04/07/2006, 00.00
INDIA
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The Church looks with admiration at the struggle against the Narmada Valley dams

by Nirmala Carvalho
The archbishop of Delhi and the president of the All India Catholic Union are concerned about the health of hunger striker Medha Paktar; they also urge the government to respect the poor, which is the single, most important moral test of a society.

Delhi (AsiaNews) – In the words of Mgr Vincent Concessao, archbishop of Delhi, his archdiocese and congregation "look with admiration at the spirit of solidarity" displayed by Medha Paktar and her movement "who are striving to give back to hundreds of thousands of Adivasi (or tribal peoples) in Madhya Pradesh their human dignity". The Archbishop has also blessed the protest actions carried out by Narmada Bachao Andolan (NBA or Save the Narmada River Association), an environmental movement led by Ms Paktar that is trying to stop the construction of new dams along the river.

This comes after the Narmada Control Authority (NCA) last week gave the green light to a government plan, approved 20 years ago, that involves building a total of 3,165 dams of different sizes along the river and its tributaries for a total area that runs for 1,200 kilometres (750 miles).

According to the NCA, the dams will provide much-needed water and electricity to drought-prone areas in Gujarat, Maharashtra and Madhya Pradesh. However, for the NBA, the dams will force thousands of people off their land. For example, the Sardar Sarovar Dam project will drive more than 40,000 Adivasi families off their land for peanuts in compensation and more than 1,100 hectares (2,800 acres) of arable land will be flooded. But since "they [the tribal peoples] are economically insignificant, they are ignored," the environmentalists say.

In order to stand up to a project that even the World Bank abandoned in the early 1990s, NBA's Medha Patkar has gone on a hunger strike. She was however forcefully taken to New Delhi's All India Institute of Medical Sciences on Wednesday night when her health conditions deteriorated after eight days without food. Whilst she is still detained in hospital her fellow protesters have been forcefully removed by the police.

"We are concerned about her health after the hunger strike," writes Archbishop Concessao in a statement released to this press this morning and co-signed by John Dayal, President of the All India Catholic Union, "and urgently call upon the government to address the basic human crisis that pushed her to take this extreme but peaceful and non-violent act of protest. We are happy a group of Union ministers is personally assessing the situation and hope the government will show the political will necessary to find a solution after so many years."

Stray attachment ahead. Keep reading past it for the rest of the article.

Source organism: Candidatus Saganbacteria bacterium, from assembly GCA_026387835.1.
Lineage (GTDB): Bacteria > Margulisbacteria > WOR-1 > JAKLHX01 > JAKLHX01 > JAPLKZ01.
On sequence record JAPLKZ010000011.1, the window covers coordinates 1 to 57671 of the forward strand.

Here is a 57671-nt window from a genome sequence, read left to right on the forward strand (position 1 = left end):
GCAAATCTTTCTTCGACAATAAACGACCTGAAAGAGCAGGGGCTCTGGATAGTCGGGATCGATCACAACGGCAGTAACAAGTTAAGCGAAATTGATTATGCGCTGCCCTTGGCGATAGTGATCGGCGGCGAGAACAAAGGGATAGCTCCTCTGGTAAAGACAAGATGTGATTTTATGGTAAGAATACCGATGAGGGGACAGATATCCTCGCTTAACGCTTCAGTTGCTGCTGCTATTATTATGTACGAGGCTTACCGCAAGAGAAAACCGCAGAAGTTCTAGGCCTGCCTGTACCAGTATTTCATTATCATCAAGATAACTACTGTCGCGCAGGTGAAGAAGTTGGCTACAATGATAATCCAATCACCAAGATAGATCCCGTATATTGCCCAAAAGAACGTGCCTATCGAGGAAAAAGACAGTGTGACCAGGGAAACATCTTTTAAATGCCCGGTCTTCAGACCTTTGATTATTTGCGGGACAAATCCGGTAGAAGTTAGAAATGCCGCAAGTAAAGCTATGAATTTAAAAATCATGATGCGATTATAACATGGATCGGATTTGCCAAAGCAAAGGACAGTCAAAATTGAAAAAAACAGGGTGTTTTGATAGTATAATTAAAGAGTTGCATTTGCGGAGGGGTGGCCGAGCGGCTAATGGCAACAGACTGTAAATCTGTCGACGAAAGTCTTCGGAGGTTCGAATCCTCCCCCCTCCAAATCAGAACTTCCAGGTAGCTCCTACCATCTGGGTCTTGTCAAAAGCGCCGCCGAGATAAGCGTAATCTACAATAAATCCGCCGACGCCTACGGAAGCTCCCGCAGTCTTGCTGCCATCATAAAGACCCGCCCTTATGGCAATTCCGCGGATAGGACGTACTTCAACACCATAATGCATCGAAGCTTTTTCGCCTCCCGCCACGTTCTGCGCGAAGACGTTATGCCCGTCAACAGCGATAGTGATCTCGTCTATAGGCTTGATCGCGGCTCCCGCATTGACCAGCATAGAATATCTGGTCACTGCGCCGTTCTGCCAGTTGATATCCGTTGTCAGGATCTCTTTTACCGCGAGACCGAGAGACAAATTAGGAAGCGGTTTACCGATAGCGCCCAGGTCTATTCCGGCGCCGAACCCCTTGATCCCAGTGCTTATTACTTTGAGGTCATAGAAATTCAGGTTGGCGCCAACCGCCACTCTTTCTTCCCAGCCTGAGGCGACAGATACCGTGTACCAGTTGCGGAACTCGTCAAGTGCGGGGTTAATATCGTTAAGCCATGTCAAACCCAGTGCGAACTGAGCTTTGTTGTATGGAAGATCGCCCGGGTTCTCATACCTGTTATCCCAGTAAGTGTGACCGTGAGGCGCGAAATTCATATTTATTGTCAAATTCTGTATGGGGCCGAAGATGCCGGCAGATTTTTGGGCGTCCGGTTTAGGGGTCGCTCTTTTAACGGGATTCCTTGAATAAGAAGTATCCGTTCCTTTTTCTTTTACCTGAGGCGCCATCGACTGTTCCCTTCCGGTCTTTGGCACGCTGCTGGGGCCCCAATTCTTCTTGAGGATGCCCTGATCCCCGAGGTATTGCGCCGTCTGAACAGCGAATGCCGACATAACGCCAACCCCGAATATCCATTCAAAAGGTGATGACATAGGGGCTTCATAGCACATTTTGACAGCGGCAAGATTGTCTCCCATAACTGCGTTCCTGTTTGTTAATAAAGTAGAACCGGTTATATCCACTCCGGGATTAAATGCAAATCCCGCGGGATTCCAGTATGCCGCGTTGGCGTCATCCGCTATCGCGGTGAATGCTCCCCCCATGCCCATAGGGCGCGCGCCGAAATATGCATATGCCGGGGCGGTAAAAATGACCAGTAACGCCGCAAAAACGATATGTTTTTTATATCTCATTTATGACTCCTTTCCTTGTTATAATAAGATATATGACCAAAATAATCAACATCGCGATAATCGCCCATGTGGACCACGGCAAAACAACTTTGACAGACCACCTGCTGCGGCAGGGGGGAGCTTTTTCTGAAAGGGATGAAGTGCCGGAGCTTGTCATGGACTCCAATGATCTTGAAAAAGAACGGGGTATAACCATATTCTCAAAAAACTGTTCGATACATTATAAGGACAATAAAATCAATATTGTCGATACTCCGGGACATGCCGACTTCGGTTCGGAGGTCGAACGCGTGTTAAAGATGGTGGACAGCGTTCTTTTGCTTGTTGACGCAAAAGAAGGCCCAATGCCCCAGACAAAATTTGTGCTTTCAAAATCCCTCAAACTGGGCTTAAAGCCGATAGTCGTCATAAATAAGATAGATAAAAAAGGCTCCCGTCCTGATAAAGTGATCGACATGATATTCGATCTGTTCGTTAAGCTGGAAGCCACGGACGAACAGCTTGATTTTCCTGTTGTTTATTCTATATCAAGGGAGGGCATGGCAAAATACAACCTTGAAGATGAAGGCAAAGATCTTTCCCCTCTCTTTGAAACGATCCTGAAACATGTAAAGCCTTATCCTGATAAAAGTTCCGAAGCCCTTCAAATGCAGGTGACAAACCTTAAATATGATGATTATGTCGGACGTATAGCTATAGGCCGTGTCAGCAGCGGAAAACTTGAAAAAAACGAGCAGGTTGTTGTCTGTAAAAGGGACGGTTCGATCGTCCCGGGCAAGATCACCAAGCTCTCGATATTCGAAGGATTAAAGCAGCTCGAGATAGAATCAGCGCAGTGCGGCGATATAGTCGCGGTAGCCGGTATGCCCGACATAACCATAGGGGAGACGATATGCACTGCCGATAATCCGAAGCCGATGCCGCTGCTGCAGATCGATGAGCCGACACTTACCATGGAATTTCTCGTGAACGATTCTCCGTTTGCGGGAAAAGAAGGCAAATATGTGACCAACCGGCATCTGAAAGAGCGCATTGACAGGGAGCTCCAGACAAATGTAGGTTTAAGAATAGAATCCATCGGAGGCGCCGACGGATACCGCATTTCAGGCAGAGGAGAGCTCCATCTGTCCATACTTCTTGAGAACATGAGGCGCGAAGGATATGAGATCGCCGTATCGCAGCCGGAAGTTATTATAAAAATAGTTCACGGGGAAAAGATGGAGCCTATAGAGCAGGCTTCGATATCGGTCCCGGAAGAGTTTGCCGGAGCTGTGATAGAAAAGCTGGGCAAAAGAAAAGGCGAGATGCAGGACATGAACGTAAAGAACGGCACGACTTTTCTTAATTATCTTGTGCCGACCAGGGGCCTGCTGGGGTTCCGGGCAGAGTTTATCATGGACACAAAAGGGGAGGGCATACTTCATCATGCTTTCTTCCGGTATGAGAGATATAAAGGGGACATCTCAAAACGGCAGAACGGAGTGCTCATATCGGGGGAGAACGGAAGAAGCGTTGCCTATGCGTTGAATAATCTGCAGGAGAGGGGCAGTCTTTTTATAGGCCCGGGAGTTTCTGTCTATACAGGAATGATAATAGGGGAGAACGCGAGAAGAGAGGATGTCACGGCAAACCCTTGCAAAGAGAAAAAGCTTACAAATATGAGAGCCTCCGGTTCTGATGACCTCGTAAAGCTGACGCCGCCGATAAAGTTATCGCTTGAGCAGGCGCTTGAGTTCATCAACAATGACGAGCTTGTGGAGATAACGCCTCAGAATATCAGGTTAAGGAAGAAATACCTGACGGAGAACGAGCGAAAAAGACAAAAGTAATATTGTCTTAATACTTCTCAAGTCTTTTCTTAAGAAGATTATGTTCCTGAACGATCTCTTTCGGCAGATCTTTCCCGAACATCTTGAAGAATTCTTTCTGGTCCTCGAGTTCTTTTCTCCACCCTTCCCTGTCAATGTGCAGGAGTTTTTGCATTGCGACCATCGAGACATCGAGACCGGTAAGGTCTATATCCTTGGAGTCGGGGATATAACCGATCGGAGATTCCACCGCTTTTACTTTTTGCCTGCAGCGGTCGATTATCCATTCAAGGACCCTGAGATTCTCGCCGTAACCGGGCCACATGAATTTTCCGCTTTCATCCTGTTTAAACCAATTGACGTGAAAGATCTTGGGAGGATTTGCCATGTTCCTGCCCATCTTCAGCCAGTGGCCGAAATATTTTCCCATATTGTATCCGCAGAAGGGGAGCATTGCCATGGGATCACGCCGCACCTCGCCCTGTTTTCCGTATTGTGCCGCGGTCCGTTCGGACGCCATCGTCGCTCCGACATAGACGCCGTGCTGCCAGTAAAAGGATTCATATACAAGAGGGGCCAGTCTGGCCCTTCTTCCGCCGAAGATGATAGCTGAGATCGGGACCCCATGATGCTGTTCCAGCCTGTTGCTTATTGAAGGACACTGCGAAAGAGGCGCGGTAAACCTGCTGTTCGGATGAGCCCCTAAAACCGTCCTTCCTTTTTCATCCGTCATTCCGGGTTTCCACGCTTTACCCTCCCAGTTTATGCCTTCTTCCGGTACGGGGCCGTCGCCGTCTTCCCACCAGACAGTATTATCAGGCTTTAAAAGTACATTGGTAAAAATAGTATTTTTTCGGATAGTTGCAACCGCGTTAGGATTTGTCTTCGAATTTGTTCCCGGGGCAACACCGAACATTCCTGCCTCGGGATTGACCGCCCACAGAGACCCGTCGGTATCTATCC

"Water can benefit one region," the statement read, "but rising waters in Madhya Pradesh will not just flood land, but a culture and way of life. From an economic point of view, displacement means not only losing land where people have lived since the dawn of humanity; it also means leaving in grave doubt the fate of future generations. With a break in the principle of Adivasi self-subsistence in farming, the harm to their dignity will reach historic proportions. It cannot but touch the heart of every common man and woman in India."

"The Church feels that the moral test of a society is how it treats its most vulnerable members and the poor have the most urgent moral claim on the conscience of the nation. We are called to look at public policy decisions in terms of how they affect the poor [who are losing] their traditional social structures, their homes, their place within society, and their forms of livelihood, and are thus in need of services and protection."

"The Church has often told world governments, as we now say to the government of India, that when people are without a chance to earn a living, and must go hungry and homeless, they are being denied basic rights. Society must ensure that these rights are protected. The economy exists to serve people, not the other way around."

Fr Cedric Prakash, who heads PRASHANT—the Jesuit Centre for Human Rights, Justice and Peace—and who has been closely associated with Narmada Bachao Andolan, agrees.

He, too, has urged the Indian government to respond positively and immediately to each and every one of Medha Patkar's and the NBA's demands.

"Our first hand experience in the Narmada Valley has brought us in close contact with the Tribals of the area," he said. They "are totally disregarded in this mega project, designed to help the rich and powerful to have more on the backs of the poor and powerless."

"It is a glaring fact that those evicted have not been rehabilitated; some cosmetic efforts on the part of the state governments have only made life more difficult for them, not to mention the untold environmental havoc this dam is bound to create for future generations."

For Father Prakash, "the sheer magnitude of the misery which the Tribals are subjected to justifies a quick response on the government's part. Anything less is tantamount to a total violation of the Universal Declaration of Human Rights."

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